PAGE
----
Not a Fan
By Ryan Krzykowski
It happens all the time, and last week I got to see it up close for myself. I sat at a 10-year old baseball game and watched as a brawl between two sets of fans nearly broke out. The particulars of what led up to the confrontations aren’t that interesting, but suffice it to say that the entire situation was ugly and 100% preventable.
I’ve also been doing a good bit of reading lately, having just finished an excellent book called Not a Fan, by Kyle Idleman. I loved the book, and feel like it should have a significant impact on my life, but that isn’t why I mention it here. For the purpose of this post, I’m simply looking at the title. Not a fan. When I go watch one of my kids play a game, I’m not a fan. I’m a Dad. And if you’ll allow me to step onto my high horse for a moment, as I look around at these games, I appear to be very much in the minority. Most of the parents, relatives and friends at these games show up and slip into “sports fan” mode. They complain about the coaching, fuss at the officials, shout what mostly amounts to incredibly unhelpful advice to their children, and get frustrated when a child makes an error or swings and misses. It’s crazy.
It’s gotten to the point at some of these games that I got an email not long ago that made my day. And at the exact same time, it was kind of depressing that things have regressed to the point that this email was required. It came from a company that runs weekend tournaments, and the basic gist was that beginning with Memorial Day events, there would be a zero tolerance policy toward bad behavior by spectators. Coaches and players associated with the unruly “fans” could be ejected and/or games could be forfeited due to verbal abuse or ridiculing of officials by those in the stands. The goals/rationale behind the policy read like this:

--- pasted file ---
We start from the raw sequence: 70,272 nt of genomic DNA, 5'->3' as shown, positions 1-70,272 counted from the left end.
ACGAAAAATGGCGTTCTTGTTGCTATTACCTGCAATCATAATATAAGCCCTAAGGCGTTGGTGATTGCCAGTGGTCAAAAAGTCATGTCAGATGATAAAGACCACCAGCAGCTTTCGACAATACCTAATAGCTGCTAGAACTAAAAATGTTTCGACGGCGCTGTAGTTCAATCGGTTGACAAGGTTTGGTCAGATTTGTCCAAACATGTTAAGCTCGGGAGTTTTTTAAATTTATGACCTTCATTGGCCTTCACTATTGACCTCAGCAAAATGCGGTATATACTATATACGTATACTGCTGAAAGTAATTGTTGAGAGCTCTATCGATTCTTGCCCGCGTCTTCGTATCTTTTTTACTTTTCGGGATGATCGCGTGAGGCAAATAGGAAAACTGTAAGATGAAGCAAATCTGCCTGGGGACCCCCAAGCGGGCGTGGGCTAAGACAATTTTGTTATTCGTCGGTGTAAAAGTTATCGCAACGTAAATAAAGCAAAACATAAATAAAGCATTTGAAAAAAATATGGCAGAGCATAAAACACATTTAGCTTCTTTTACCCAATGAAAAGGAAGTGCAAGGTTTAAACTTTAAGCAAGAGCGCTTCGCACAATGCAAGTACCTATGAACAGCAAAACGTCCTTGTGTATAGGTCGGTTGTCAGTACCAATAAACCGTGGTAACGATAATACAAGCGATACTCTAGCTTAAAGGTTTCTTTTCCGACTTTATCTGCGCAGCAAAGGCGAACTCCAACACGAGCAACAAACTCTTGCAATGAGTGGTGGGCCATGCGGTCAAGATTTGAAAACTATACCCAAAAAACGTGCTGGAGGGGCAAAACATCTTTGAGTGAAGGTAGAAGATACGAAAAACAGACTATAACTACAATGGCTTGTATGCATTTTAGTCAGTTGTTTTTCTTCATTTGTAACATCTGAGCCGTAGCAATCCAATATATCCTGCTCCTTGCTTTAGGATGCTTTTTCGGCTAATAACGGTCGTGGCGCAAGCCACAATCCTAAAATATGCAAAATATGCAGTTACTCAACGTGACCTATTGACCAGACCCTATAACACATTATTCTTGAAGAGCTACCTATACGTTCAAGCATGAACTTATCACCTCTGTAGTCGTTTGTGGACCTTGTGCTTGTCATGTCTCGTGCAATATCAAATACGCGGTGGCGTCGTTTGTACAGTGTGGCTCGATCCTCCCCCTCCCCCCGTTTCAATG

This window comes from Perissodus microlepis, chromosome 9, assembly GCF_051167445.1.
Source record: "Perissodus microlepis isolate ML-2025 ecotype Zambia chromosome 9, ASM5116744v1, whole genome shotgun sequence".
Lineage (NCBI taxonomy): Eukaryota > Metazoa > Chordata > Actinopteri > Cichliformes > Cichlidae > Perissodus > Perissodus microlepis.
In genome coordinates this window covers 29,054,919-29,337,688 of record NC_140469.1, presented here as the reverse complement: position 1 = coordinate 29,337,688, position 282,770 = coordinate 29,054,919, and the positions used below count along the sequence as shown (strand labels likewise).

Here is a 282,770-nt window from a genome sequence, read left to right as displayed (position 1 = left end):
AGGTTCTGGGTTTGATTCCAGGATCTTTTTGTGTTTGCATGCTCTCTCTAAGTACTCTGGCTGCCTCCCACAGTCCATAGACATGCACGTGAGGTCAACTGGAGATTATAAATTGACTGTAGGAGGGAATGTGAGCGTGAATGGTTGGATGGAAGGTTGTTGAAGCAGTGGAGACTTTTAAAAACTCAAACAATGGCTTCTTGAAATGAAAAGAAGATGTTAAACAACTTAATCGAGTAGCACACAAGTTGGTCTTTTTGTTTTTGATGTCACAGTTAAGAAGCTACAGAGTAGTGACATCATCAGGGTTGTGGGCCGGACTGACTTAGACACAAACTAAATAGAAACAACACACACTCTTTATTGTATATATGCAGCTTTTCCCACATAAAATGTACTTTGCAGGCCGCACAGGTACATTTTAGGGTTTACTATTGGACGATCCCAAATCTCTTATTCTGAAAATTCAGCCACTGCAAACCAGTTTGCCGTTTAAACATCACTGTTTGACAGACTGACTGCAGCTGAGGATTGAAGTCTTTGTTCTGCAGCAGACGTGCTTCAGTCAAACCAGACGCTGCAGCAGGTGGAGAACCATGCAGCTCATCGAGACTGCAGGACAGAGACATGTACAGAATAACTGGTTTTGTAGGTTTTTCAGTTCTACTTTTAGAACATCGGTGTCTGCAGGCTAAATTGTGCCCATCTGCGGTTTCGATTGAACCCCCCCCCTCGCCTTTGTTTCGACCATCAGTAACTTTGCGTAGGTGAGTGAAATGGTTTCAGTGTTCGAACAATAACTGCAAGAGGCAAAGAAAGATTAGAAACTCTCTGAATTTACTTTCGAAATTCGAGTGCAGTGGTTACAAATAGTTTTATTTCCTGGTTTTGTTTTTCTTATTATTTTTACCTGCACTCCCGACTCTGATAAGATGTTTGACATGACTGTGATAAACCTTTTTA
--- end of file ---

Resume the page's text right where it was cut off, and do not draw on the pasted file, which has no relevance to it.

- To improve the player experience with respectful behavior in the stands
- Officials are in a major shortage, partly because of bad behavior by parents and coaches
I love the policy, but like I said earlier, it breaks my heart that things have gotten to the point that this was deemed necessary.
Years ago I worked with a guy who had a lot of things figured out, at a time when I had a lot to learn. His kids are older than mine, and I remember thinking he was nuts when he told me he didn’t care who won the game when he went to watch them play. At the time my oldest son was about 4. Jason was so right, but it took me years to get to that point. These days when I watch my boys, I certainly pull for them and their teammates to do well, but I also can appreciate a great effort by one of their opponents. I don’t get irritated if a kid makes a mistake. (A few weeks back I had to stop myself from confronting a “fan” of my ten-year old son’s team after I heard him disgustedly say, “come on, hit the ball” after my son swung and missed at strike one. It wasn’t even strike three, it was strike one. He ended up hitting a double, but this clown was ticked off because a child swung and missed at a pitch. I can’t even imagine how miserable that person’s life must be.)
Parents, when you go watch your kids play, sit back, relax and enjoy it. Be a parent. Don’t be a fan.
Coaches, do your very best to help parents stay positive and enjoy the gift of watching their children play. Also, model the behavior you want them to exhibit.
PS If you are under the impression that anything I’ve suggested here negatively affects a child’s ability or desire to play hard and to play their best, you are badly mistaken. Give it a try and watch what happens. Or send me an email through the CFC contact page and let’s talk about it.